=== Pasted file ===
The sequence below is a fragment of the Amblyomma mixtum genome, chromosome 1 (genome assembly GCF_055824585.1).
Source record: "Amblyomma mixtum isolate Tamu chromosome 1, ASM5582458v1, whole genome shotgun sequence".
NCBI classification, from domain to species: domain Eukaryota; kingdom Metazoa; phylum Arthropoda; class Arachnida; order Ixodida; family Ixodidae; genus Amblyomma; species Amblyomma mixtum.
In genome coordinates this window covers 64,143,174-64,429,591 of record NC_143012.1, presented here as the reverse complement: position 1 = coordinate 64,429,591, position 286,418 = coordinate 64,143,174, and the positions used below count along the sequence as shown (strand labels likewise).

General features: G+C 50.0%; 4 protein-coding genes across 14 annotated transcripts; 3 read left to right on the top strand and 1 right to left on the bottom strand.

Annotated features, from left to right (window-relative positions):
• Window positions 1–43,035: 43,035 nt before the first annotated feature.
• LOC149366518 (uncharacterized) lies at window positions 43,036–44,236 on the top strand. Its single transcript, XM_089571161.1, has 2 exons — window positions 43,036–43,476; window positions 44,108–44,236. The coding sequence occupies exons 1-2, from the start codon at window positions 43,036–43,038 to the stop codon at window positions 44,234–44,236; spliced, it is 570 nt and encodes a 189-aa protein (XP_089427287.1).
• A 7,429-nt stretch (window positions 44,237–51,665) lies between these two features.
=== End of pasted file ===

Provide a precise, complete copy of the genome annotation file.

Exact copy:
The sequence below is a fragment of the Amblyomma mixtum genome, chromosome 1 (genome assembly GCF_055824585.1).
Source record: "Amblyomma mixtum isolate Tamu chromosome 1, ASM5582458v1, whole genome shotgun sequence".
NCBI classification, from domain to species: domain Eukaryota; kingdom Metazoa; phylum Arthropoda; class Arachnida; order Ixodida; family Ixodidae; genus Amblyomma; species Amblyomma mixtum.
In genome coordinates this window covers 64,143,174-64,429,591 of record NC_143012.1, presented here as the reverse complement: position 1 = coordinate 64,429,591, position 286,418 = coordinate 64,143,174, and the positions used below count along the sequence as shown (strand labels likewise).

General features: G+C 50.0%; 4 protein-coding genes across 14 annotated transcripts; 3 read left to right on the top strand and 1 right to left on the bottom strand.

Annotated features, from left to right (window-relative positions):
• Window positions 1–43,035: 43,035 nt before the first annotated feature.
• LOC149366518 (uncharacterized) lies at window positions 43,036–44,236 on the top strand. Its single transcript, XM_089571161.1, has 2 exons — window positions 43,036–43,476; window positions 44,108–44,236. The coding sequence occupies exons 1-2, from the start codon at window positions 43,036–43,038 to the stop codon at window positions 44,234–44,236; spliced, it is 570 nt and encodes a 189-aa protein (XP_089427287.1).
• A 7,429-nt stretch (window positions 44,237–51,665) lies between these two features.